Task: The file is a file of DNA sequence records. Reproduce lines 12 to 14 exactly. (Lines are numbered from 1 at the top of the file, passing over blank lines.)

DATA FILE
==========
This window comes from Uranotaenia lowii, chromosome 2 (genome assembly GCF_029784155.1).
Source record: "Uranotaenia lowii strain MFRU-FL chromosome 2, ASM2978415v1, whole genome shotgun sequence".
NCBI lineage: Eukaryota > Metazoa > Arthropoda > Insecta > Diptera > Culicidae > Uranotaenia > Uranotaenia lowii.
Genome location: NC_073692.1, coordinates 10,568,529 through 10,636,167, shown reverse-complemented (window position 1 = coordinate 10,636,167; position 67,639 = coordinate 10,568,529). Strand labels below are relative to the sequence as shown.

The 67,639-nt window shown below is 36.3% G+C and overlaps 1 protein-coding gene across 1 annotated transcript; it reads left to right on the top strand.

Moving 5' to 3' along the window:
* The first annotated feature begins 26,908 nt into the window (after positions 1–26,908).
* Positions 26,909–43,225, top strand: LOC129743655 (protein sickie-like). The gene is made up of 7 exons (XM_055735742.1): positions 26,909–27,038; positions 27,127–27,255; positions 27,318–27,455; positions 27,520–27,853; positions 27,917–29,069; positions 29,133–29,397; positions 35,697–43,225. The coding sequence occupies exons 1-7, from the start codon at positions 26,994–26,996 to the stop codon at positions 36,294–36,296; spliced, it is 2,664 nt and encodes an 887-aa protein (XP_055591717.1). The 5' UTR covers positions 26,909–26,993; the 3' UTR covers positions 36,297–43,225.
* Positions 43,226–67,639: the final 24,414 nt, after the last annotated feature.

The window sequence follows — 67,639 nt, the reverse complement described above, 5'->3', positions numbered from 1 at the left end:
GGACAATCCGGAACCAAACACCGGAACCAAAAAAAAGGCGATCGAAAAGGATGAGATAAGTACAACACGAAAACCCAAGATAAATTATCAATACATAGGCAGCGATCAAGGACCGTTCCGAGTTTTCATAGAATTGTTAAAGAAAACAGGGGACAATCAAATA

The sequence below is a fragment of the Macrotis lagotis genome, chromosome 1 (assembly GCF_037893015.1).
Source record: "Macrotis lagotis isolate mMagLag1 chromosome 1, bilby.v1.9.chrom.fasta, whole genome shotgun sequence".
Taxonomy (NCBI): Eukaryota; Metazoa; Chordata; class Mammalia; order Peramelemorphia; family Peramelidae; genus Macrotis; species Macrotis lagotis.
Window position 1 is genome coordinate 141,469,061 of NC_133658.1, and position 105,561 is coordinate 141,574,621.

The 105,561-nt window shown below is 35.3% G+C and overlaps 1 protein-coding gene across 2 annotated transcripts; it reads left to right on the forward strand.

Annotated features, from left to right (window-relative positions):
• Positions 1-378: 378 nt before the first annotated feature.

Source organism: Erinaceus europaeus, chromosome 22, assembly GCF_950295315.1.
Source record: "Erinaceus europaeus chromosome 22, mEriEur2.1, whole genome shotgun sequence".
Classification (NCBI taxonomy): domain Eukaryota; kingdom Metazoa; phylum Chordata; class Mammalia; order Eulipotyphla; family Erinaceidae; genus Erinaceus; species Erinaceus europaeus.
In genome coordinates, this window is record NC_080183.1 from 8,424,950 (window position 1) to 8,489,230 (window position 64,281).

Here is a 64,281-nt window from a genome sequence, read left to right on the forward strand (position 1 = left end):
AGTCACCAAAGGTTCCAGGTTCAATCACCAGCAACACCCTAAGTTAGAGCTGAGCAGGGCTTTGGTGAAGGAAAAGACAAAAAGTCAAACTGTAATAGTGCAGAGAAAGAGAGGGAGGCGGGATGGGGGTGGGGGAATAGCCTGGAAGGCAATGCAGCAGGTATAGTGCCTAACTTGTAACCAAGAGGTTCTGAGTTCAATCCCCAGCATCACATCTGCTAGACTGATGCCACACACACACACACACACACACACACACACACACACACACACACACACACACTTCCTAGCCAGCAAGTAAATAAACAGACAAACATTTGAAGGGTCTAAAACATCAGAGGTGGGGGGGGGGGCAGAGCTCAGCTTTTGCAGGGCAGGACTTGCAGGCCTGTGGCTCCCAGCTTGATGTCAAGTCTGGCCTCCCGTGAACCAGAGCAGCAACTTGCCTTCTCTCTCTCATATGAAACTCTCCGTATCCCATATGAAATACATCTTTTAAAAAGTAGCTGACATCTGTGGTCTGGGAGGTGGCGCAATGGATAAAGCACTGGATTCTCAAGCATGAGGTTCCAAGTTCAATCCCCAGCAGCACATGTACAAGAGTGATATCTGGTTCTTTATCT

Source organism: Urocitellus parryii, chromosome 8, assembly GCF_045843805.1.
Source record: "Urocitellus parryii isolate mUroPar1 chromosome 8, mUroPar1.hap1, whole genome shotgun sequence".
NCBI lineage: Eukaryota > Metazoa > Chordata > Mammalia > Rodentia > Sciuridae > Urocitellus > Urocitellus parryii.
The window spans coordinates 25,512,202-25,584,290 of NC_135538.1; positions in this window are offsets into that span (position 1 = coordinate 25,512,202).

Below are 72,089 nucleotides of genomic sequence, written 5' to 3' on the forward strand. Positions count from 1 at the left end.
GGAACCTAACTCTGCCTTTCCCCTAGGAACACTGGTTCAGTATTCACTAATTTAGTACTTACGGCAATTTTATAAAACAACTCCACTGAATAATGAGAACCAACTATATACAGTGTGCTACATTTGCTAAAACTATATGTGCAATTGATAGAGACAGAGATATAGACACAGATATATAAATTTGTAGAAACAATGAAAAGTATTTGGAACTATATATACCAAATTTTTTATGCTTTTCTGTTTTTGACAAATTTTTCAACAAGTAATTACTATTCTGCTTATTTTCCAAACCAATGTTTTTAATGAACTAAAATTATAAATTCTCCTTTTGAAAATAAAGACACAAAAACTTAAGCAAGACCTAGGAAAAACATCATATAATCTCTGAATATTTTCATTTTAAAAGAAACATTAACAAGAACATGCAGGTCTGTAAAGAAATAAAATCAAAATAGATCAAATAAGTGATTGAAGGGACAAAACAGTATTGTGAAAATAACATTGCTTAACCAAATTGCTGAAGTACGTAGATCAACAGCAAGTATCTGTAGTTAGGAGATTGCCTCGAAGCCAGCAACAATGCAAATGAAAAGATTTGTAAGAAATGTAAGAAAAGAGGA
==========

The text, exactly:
The sequence below is a fragment of the Macrotis lagotis genome, chromosome 1 (assembly GCF_037893015.1).
Source record: "Macrotis lagotis isolate mMagLag1 chromosome 1, bilby.v1.9.chrom.fasta, whole genome shotgun sequence".
Taxonomy (NCBI): Eukaryota; Metazoa; Chordata; class Mammalia; order Peramelemorphia; family Peramelidae; genus Macrotis; species Macrotis lagotis.